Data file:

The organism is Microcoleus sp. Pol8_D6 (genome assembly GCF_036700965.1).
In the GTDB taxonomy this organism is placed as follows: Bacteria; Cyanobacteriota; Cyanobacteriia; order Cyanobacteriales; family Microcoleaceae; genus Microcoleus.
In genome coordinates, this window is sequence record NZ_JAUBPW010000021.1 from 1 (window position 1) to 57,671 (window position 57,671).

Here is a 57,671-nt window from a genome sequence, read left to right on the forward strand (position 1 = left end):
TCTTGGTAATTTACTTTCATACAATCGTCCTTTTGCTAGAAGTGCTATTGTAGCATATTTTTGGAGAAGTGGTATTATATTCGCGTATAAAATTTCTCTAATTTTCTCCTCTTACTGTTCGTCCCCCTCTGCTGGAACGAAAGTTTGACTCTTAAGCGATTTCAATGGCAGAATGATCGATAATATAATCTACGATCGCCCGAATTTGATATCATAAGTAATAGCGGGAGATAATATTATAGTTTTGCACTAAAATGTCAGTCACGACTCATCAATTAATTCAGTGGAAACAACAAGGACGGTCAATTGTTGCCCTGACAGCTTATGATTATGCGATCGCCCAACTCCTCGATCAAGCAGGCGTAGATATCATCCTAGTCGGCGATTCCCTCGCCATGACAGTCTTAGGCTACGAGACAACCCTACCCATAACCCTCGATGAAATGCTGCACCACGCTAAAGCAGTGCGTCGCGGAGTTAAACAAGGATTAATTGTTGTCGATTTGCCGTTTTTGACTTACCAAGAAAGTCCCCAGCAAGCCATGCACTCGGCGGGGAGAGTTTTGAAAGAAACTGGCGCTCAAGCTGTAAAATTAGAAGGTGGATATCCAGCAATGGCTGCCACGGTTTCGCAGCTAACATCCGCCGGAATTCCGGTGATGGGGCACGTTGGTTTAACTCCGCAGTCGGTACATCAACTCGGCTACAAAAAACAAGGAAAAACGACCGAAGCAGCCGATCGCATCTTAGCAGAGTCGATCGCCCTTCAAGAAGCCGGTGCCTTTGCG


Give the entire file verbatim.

The organism is Microcoleus sp. Pol8_D6 (genome assembly GCF_036700965.1).
In the GTDB taxonomy this organism is placed as follows: Bacteria; Cyanobacteriota; Cyanobacteriia; order Cyanobacteriales; family Microcoleaceae; genus Microcoleus.
In genome coordinates, this window is sequence record NZ_JAUBPW010000021.1 from 1 (window position 1) to 57,671 (window position 57,671).

Here is a 57,671-nt window from a genome sequence, read left to right on the forward strand (position 1 = left end):
TCTTGGTAATTTACTTTCATACAATCGTCCTTTTGCTAGAAGTGCTATTGTAGCATATTTTTGGAGAAGTGGTATTATATTCGCGTATAAAATTTCTCTAATTTTCTCCTCTTACTGTTCGTCCCCCTCTGCTGGAACGAAAGTTTGACTCTTAAGCGATTTCAATGGCAGAATGATCGATAATATAATCTACGATCGCCCGAATTTGATATCATAAGTAATAGCGGGAGATAATATTATAGTTTTGCACTAAAATGTCAGTCACGACTCATCAATTAATTCAGTGGAAACAACAAGGACGGTCAATTGTTGCCCTGACAGCTTATGATTATGCGATCGCCCAACTCCTCGATCAAGCAGGCGTAGATATCATCCTAGTCGGCGATTCCCTCGCCATGACAGTCTTAGGCTACGAGACAACCCTACCCATAACCCTCGATGAAATGCTGCACCACGCTAAAGCAGTGCGTCGCGGAGTTAAACAAGGATTAATTGTTGTCGATTTGCCGTTTTTGACTTACCAAGAAAGTCCCCAGCAAGCCATGCACTCGGCGGGGAGAGTTTTGAAAGAAACTGGCGCTCAAGCTGTAAAATTAGAAGGTGGATATCCAGCAATGGCTGCCACGGTTTCGCAGCTAACATCCGCCGGAATTCCGGTGATGGGGCACGTTGGTTTAACTCCGCAGTCGGTACATCAACTCGGCTACAAAAAACAAGGAAAAACGACCGAAGCAGCCGATCGCATCTTAGCAGAGTCGATCGCCCTTCAAGAAGCCGGTGCCTTTGCG